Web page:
Class-action lawsuit against Apple’s butterfly keyboard moves forward


The third-generation
The butterfly keyboard was one of Apple's biggest mistakes.
Photo: iFixit

Apple finally moved on from its disastrous MacBook butterfly keyboard, but the class-action lawsuit related to them is moving forward.

A U.S. federal judge rejected Apple’s motion to dismiss the lawsuit today. That sets up the company for a big legal showdown with customers trying to prove Apple knew about serious problems with the keyboard — but kept selling it anyway.

Apple used the butterfly keyboard in MacBooks and MacBook Pros from 2015 until 2019. The company made small tweaks to the butterfly design over the years, but customers still reported issues with keys sticking or becoming unresponsive. The new 16-inch MacBook Pro is the first Apple laptop in years to adopt a scissor keyboard. (It’s basically the same as the Magic Keyboard for iMac and Mac mini.)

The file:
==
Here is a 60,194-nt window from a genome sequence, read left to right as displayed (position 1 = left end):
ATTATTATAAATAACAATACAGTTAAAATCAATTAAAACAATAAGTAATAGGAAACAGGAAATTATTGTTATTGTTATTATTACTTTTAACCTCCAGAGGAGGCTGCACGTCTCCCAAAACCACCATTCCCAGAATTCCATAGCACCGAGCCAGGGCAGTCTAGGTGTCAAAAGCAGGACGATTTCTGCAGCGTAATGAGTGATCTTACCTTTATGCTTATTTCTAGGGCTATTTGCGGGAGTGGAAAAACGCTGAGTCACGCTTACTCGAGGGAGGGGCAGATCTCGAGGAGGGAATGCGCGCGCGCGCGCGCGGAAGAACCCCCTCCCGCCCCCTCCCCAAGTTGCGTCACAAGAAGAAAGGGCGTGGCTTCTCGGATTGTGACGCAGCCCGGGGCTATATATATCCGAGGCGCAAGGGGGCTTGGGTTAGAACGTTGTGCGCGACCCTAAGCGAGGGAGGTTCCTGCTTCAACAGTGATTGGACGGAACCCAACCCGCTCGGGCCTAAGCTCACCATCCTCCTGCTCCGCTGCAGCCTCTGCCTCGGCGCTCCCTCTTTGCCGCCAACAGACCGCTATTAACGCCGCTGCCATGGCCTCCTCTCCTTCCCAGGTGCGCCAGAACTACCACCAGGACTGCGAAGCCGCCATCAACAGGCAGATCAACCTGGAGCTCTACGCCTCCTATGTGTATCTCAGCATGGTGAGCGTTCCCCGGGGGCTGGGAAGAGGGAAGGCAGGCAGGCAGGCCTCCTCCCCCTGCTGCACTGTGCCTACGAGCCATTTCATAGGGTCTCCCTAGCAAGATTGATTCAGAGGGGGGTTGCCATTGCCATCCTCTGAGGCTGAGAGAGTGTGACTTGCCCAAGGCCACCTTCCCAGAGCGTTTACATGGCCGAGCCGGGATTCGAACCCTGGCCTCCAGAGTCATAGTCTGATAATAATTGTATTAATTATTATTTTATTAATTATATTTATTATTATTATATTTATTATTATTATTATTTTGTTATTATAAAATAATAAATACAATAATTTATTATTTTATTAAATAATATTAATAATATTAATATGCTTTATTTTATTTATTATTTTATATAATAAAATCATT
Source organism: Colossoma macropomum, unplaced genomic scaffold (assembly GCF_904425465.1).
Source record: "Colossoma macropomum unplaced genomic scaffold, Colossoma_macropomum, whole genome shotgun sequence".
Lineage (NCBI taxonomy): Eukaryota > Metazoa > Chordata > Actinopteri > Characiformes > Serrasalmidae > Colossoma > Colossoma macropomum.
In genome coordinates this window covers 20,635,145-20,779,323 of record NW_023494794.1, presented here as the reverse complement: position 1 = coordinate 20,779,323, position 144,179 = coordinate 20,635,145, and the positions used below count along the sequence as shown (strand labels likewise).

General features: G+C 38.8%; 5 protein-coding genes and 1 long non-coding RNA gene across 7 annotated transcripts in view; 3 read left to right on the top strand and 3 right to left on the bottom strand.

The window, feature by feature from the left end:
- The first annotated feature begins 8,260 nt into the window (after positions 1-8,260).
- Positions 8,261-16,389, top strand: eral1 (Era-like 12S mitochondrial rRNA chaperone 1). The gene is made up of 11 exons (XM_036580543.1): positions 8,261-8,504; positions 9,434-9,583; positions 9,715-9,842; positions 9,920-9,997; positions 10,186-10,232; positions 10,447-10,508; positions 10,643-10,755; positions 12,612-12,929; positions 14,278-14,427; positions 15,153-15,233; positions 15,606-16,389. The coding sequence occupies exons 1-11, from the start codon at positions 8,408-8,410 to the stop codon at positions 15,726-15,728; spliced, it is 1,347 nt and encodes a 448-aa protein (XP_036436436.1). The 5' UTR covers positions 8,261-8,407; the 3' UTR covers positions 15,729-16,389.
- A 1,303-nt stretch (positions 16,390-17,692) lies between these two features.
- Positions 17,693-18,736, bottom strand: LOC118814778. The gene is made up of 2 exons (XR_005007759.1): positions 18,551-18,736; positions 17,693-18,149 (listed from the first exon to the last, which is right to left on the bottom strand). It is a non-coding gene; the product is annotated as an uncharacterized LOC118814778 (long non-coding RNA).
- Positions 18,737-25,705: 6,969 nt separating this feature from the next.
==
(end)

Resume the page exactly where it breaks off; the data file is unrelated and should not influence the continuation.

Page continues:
Apple’s keyboard woes aren’t over

U.S. District Judge Edward Davila ruled that Apple must face claims that its keyboard-repair program didn’t offer sufficient fixes for the butterfly keyboard design flaws. The plaintiffs in the case argue that Apple also didn’t compensate customers for money spent on repairs.

Apple updated its Keyboard Repair Program earlier this year to give free repairs to all MacBooks with butterfly keyboard problems. The company also made changes so that all faulty keyboards can be repaired in 24 hours.

The lawsuit only covers 2015 MacBook models or later and 2016 MacBook Pro models or later. A lawyer for the plaintiffs, Benjamin Johns, told Reuters he’s pleased with the court’s decision and looks forward to pursuing the case.


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